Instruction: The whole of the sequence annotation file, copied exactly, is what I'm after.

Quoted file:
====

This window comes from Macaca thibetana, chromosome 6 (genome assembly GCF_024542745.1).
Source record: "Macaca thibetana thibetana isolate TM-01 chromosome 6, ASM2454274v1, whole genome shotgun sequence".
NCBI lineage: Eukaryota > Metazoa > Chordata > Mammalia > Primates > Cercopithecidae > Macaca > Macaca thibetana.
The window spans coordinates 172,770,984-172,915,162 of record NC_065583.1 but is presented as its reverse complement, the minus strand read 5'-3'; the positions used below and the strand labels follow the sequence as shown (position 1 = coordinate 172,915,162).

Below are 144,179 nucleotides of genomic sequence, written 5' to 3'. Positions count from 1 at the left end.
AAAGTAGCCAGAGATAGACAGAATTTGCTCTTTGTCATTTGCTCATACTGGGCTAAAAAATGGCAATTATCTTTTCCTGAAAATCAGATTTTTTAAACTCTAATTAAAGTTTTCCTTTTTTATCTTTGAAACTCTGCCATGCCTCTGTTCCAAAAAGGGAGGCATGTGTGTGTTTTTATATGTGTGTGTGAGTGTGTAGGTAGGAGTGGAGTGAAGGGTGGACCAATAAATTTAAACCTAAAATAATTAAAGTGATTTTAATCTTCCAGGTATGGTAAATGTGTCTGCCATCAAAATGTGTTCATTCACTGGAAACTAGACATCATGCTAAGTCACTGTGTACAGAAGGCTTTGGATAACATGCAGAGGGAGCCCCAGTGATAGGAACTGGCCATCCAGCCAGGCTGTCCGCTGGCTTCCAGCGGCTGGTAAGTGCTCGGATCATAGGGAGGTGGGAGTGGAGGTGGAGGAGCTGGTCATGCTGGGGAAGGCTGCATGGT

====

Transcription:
This window comes from Macaca thibetana, chromosome 6 (genome assembly GCF_024542745.1).
Source record: "Macaca thibetana thibetana isolate TM-01 chromosome 6, ASM2454274v1, whole genome shotgun sequence".
NCBI lineage: Eukaryota > Metazoa > Chordata > Mammalia > Primates > Cercopithecidae > Macaca > Macaca thibetana.
The window spans coordinates 172,770,984-172,915,162 of record NC_065583.1 but is presented as its reverse complement, the minus strand read 5'-3'; the positions used below and the strand labels follow the sequence as shown (position 1 = coordinate 172,915,162).

Below are 144,179 nucleotides of genomic sequence, written 5' to 3'. Positions count from 1 at the left end.
AAAGTAGCCAGAGATAGACAGAATTTGCTCTTTGTCATTTGCTCATACTGGGCTAAAAAATGGCAATTATCTTTTCCTGAAAATCAGATTTTTTAAACTCTAATTAAAGTTTTCCTTTTTTATCTTTGAAACTCTGCCATGCCTCTGTTCCAAAAAGGGAGGCATGTGTGTGTTTTTATATGTGTGTGTGAGTGTGTAGGTAGGAGTGGAGTGAAGGGTGGACCAATAAATTTAAACCTAAAATAATTAAAGTGATTTTAATCTTCCAGGTATGGTAAATGTGTCTGCCATCAAAATGTGTTCATTCACTGGAAACTAGACATCATGCTAAGTCACTGTGTACAGAAGGCTTTGGATAACATGCAGAGGGAGCCCCAGTGATAGGAACTGGCCATCCAGCCAGGCTGTCCGCTGGCTTCCAGCGGCTGGTAAGTGCTCGGATCATAGGGAGGTGGGAGTGGAGGTGGAGGAGCTGGTCATGCTGGGGAAGGCTGCATGGT